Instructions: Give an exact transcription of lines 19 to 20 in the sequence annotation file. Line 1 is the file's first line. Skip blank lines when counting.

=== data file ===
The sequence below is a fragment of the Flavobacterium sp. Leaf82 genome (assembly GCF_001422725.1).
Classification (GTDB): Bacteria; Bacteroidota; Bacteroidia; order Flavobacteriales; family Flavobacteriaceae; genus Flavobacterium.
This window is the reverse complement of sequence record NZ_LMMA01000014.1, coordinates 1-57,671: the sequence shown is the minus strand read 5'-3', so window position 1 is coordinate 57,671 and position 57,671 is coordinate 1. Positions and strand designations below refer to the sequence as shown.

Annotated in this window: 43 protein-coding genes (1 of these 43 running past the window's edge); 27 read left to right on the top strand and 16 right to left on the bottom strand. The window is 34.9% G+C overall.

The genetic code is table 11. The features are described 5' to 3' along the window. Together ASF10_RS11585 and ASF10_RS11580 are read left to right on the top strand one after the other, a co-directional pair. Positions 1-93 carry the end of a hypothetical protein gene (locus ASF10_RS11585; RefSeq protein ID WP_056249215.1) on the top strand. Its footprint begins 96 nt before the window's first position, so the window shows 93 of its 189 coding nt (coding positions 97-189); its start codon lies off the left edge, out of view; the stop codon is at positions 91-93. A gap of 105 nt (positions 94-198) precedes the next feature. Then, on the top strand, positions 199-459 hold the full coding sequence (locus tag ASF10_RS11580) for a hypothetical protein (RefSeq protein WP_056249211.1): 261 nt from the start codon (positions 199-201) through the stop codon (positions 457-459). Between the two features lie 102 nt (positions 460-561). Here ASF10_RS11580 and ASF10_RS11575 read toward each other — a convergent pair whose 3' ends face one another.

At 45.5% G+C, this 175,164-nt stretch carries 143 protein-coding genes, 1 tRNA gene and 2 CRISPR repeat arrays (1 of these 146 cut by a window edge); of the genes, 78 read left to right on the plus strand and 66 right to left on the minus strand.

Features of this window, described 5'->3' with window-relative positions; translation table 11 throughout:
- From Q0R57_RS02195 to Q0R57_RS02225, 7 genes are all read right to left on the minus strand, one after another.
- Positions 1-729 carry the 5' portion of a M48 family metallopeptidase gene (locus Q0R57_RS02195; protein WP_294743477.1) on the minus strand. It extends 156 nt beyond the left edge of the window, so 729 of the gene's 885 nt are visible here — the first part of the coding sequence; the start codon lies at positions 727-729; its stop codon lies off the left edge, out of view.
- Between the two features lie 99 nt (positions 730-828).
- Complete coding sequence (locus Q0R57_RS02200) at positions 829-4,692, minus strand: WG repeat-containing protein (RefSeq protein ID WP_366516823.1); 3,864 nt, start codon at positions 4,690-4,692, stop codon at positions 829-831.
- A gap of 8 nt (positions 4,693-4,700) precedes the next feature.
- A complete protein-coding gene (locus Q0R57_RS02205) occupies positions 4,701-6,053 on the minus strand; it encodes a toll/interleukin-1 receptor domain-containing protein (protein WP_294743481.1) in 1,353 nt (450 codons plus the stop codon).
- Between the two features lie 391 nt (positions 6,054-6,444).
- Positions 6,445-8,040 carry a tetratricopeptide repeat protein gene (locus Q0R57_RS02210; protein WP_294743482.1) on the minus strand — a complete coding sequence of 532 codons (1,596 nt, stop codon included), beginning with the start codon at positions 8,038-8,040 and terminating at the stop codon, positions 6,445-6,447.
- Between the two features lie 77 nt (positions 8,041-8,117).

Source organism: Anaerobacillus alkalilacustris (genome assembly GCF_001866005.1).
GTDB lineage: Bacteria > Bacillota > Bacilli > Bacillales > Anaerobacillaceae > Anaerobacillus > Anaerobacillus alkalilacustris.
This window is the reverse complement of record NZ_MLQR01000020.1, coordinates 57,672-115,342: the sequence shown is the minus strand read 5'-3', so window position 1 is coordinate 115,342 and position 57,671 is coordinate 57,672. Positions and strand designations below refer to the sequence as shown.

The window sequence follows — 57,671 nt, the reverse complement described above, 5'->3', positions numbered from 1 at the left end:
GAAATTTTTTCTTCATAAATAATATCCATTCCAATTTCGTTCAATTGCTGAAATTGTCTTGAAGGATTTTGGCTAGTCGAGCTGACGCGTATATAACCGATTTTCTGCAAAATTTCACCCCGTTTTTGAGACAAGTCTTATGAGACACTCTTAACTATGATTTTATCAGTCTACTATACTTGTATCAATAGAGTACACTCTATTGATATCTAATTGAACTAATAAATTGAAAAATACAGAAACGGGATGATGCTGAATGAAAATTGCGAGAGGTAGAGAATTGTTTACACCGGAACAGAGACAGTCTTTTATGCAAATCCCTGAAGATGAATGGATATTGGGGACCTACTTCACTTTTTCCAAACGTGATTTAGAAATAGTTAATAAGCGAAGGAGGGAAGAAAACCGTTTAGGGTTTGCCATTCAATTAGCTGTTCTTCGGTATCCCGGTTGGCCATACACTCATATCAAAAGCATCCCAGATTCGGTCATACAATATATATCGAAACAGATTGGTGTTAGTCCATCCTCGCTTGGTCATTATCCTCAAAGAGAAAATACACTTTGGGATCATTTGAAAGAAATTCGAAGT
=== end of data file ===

This window is the reverse complement of record NZ_MLQR01000020.1, coordinates 57,672-115,342: the sequence shown is the minus strand read 5'-3', so window position 1 is coordinate 115,342 and position 57,671 is coordinate 57,672. Positions and strand designations below refer to the sequence as shown.

The window sequence follows — 57,671 nt, the reverse complement described above, 5'->3', positions numbered from 1 at the left end: